To the shock and consternation of their family and friends, Ella and John Spencer (Helen Mirren, Donald Sutherland) unexpectedly leave town in the Leisure Seeker, their ancient, long-retired RV. Officially, the trip from Massachusetts to Ernest Hemingway’s house in Key West is so John can visit his literary idol’s home before his faculties fade away. As the bickering couple steer through campsites and diners, the depth of their relationship emerges, as does Ella’s reason for taking a seemingly impromptu trip. The movie is a striking, bittersweet ode to living life on your own terms—even if conventional wisdom begs you to stick close to home. Sutherland and Mirren, as you would expect, are outstanding, portraying the sweet highs and combative lows of a couple who can’t stand each other but can’t bear to be apart. Even better, their portrayals serve as an endorsement for marriage and for living the golden years with unabashed dignity. Ella and John’s final chapter takes place on America’s open roads, not in the sterile orderliness of a nursing home, and that gives the movie inspirational heft. 

  • Death of a Salesman Posted in: Cinema, Families, Midlife, Mortality

    1985, USA, 136 min.

    This staple of high school English classes has remained relevant for decades, and with very good reason. The story is set squarely in the late 1940s/early 1950s, but the theme of regret and unfulfilled promise, and how they can fester and destroy everyone in their path, remains unchanged. Arthur Miller’s mesmerizing portrait of washed-up salesman Willy Loman’s denial-fueled breakdown—the job that’s defined his life for 63 years is over; his grown sons are confirmed losers; the present is so bleak he keeps retreating to the past—is really a battle to leave this world with a shred of impact and relevance. With Dustin Hoffman, however, the old play feels downright electric. His work as Loman is a journey through the emotional spectrum, a feat you behold in slack-jawed awe. The great actor is matched by Kate Reid as his all-knowing yet enabling wife. In early roles, John Malkovich and Stephen Lang are terrific as his wayward, hapless adult sons. There isn’t one wobbly aspect, one untrue moment, in this epic tale of small, defeated people feeling their way through their middle years.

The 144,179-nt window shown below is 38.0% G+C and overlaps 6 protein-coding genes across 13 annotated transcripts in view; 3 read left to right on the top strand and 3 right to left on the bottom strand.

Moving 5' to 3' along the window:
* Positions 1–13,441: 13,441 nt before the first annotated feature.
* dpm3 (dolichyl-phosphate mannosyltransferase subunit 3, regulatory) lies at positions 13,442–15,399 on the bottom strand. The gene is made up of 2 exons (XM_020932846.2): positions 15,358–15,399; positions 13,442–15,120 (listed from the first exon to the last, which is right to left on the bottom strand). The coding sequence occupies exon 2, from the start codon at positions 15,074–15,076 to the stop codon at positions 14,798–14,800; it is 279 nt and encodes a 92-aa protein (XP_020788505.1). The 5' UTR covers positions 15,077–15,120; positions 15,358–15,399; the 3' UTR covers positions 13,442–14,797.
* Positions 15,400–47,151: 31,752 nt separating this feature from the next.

• Truman Posted in: Cinema, Friendships, Mortality

    2015, Spain/Argentina, 108 min.

    Most films about terminal illness focus on the high dramatics, the withering hero finding clarity on a deathbed or lingering in a somberly lit nursing home. Here’s a special film that espouses living a full life with an unforgettable, potent dignity, and that features none of those hoary trappings. Tomás (Javier Cámara) travels from Canada to visit his old friend, Julián (Ricardo Darín), a veteran actor living in Madrid. The unannounced trip comes with a gravity both men try to downplay: Julian is dying from cancer and has stopped treatment. The two friends spend four days hanging out, a good portion of which involve finding a new home for Julian’s beloved dog, Truman. The movie’s lack of to-do is its strongest asset, as we see Julian’s last push to make his life whole, whether it’s connecting with his estranged son or admonishing an old colleague for not saying “Hello” to avoid discomfort. Throughout, Truman serves as not only a symbol for resolution but a token of love between the two men. This is a wonderful, inspirational movie, which won the Spanish equivalent of an Oscar and a slew of other international awards. It will resonate with all who have considered their mortality. In Spanish with English subtitles.

  • Our Souls at Night Posted in: Cinema, Friendships, Single, Widowed or Divorced

    2017, USA, 103 min.

    In a sleepy Colorado town, widow Addie (Jane Fonda) visits her withdrawn, widower neighbor Louis (Robert Redford) with a proposition: they should sleep together. Not to have sex but for the company. Soon, the almost-strangers step into a conversational rhythm that unexpectedly blooms. Ritesh Batra’s adaptation of Kent Haruf’s novel wraps us up in Addie and Louis’ story by not rushing a thing. Every night, these two sheltered, shattered souls relearn intimacy and trust, so the film, by favoring a slow and steady pace over quick and easy dramatics, gives every interaction heft. The little gestures—holding a hand, a head on a shoulder—feel meaningful as a result. Redford and Fonda, acting together for the first time since 1979’s The Electric Horseman, deliver understated, lived-in performances that wash over us. Our Souls at Night revels in the realities and pleasures of awakening, destroying the myth that rebirth is only a young person’s game. Older viewers will cherish that message; younger viewers will have their eyes opened.